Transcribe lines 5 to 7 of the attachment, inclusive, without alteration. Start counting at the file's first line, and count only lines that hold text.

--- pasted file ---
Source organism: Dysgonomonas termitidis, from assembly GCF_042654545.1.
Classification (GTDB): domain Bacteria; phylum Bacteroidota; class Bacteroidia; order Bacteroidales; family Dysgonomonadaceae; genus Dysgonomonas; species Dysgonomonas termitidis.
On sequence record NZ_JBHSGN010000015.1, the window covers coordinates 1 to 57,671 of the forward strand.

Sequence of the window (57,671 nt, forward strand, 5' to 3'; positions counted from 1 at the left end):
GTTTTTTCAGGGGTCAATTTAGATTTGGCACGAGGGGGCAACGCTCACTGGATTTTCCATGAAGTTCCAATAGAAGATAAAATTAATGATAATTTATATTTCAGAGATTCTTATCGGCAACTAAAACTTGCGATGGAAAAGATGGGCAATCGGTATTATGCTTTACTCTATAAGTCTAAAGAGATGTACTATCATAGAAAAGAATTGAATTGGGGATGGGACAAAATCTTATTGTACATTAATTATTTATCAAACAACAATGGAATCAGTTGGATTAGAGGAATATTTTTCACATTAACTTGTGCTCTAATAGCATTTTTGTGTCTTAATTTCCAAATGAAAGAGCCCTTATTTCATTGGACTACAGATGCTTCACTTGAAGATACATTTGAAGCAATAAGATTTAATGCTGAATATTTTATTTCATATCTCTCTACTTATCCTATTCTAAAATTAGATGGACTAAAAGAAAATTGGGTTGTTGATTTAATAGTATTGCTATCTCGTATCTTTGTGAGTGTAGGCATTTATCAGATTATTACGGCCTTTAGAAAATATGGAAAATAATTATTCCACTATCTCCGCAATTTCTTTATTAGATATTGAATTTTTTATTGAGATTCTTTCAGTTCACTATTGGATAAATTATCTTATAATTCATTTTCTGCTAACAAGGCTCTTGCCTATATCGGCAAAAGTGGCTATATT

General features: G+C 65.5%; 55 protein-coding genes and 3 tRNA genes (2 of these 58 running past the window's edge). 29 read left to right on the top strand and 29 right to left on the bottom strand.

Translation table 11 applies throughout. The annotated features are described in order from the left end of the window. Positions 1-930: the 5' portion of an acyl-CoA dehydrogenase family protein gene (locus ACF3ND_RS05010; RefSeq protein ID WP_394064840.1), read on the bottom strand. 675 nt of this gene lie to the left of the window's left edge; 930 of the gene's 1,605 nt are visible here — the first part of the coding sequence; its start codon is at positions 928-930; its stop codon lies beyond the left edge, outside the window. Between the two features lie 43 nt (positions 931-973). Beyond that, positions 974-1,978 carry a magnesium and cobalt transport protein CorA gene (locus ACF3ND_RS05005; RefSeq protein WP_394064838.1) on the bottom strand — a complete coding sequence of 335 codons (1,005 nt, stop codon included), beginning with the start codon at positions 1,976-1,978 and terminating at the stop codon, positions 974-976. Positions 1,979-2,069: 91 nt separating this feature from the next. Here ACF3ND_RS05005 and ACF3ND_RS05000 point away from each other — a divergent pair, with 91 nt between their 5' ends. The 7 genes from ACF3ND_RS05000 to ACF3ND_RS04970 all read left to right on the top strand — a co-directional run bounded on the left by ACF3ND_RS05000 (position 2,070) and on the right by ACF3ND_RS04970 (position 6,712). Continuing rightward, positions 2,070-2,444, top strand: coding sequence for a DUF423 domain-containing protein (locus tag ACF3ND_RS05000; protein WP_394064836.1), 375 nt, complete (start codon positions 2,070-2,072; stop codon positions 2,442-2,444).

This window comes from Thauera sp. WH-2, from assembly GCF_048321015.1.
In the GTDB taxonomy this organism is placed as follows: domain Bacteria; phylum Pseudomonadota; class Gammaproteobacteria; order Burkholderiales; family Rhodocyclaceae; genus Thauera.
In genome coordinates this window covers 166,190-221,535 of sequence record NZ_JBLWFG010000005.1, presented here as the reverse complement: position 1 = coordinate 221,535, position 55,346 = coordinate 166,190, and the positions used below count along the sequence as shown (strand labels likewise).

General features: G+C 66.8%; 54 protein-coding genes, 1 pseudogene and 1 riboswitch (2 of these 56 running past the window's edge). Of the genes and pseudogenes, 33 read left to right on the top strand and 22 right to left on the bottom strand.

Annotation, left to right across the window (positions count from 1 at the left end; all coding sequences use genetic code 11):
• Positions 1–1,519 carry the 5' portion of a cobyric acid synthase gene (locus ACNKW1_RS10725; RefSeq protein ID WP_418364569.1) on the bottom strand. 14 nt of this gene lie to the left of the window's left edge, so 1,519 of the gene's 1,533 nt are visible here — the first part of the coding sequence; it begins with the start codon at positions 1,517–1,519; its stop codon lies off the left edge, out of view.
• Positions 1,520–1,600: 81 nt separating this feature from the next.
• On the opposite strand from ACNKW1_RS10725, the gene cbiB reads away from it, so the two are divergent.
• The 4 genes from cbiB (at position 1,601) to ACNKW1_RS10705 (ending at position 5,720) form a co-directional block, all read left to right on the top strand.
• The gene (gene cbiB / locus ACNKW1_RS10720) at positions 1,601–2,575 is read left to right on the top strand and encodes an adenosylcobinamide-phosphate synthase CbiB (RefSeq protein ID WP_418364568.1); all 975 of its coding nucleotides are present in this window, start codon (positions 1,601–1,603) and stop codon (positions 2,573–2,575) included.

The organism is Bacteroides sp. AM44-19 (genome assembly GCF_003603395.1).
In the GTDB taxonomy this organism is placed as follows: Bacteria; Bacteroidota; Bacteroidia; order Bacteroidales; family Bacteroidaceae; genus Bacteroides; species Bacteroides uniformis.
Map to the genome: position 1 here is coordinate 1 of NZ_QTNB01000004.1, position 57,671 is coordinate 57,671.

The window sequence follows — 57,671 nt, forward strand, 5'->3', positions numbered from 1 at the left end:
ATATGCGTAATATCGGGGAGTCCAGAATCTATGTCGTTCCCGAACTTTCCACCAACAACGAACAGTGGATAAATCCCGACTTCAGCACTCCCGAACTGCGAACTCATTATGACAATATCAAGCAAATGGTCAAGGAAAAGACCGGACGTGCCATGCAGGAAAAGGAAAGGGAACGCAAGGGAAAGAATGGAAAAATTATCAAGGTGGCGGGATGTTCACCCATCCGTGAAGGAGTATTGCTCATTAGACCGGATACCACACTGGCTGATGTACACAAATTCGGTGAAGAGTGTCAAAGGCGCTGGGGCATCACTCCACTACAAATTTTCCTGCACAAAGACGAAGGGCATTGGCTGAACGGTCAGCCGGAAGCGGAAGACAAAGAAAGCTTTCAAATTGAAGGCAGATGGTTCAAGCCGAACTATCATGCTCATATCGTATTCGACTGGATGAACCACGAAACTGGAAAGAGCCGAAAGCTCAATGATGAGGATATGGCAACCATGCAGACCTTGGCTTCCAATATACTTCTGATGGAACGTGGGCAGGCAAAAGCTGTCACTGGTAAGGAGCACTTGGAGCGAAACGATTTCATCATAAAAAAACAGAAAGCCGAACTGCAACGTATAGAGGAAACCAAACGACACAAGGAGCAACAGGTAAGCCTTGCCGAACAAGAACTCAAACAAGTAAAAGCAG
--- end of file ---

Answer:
GTTTTTTCAGGGGTCAATTTAGATTTGGCACGAGGGGGCAACGCTCACTGGATTTTCCATGAAGTTCCAATAGAAGATAAAATTAATGATAATTTATATTTCAGAGATTCTTATCGGCAACTAAAACTTGCGATGGAAAAGATGGGCAATCGGTATTATGCTTTACTCTATAAGTCTAAAGAGATGTACTATCATAGAAAAGAATTGAATTGGGGATGGGACAAAATCTTATTGTACATTAATTATTTATCAAACAACAATGGAATCAGTTGGATTAGAGGAATATTTTTCACATTAACTTGTGCTCTAATAGCATTTTTGTGTCTTAATTTCCAAATGAAAGAGCCCTTATTTCATTGGACTACAGATGCTTCACTTGAAGATACATTTGAAGCAATAAGATTTAATGCTGAATATTTTATTTCATATCTCTCTACTTATCCTATTCTAAAATTAGATGGACTAAAAGAAAATTGGGTTGTTGATTTAATAGTATTGCTATCTCGTATCTTTGTGAGTGTAGGCATTTATCAGATTATTACGGCCTTTAGAAAATATGGAAAATAATTATTCCACTATCTCCGCAATTTCTTTATTAGATATTGAATTTTTTATTGAGATTCTTTCAGTTCACTATTGGATAAATTATCTTATAATTCATTTTCTGCTAACAAGGCTCTTGCCTATATCGGCAAAAGTGGCTATATT

General features: G+C 65.5%; 55 protein-coding genes and 3 tRNA genes (2 of these 58 running past the window's edge). 29 read left to right on the top strand and 29 right to left on the bottom strand.

Translation table 11 applies throughout. The annotated features are described in order from the left end of the window. Positions 1-930: the 5' portion of an acyl-CoA dehydrogenase family protein gene (locus ACF3ND_RS05010; RefSeq protein ID WP_394064840.1), read on the bottom strand. 675 nt of this gene lie to the left of the window's left edge; 930 of the gene's 1,605 nt are visible here — the first part of the coding sequence; its start codon is at positions 928-930; its stop codon lies beyond the left edge, outside the window. Between the two features lie 43 nt (positions 931-973). Beyond that, positions 974-1,978 carry a magnesium and cobalt transport protein CorA gene (locus ACF3ND_RS05005; RefSeq protein WP_394064838.1) on the bottom strand — a complete coding sequence of 335 codons (1,005 nt, stop codon included), beginning with the start codon at positions 1,976-1,978 and terminating at the stop codon, positions 974-976. Positions 1,979-2,069: 91 nt separating this feature from the next. Here ACF3ND_RS05005 and ACF3ND_RS05000 point away from each other — a divergent pair, with 91 nt between their 5' ends. The 7 genes from ACF3ND_RS05000 to ACF3ND_RS04970 all read left to right on the top strand — a co-directional run bounded on the left by ACF3ND_RS05000 (position 2,070) and on the right by ACF3ND_RS04970 (position 6,712). Continuing rightward, positions 2,070-2,444, top strand: coding sequence for a DUF423 domain-containing protein (locus tag ACF3ND_RS05000; protein WP_394064836.1), 375 nt, complete (start codon positions 2,070-2,072; stop codon positions 2,442-2,444).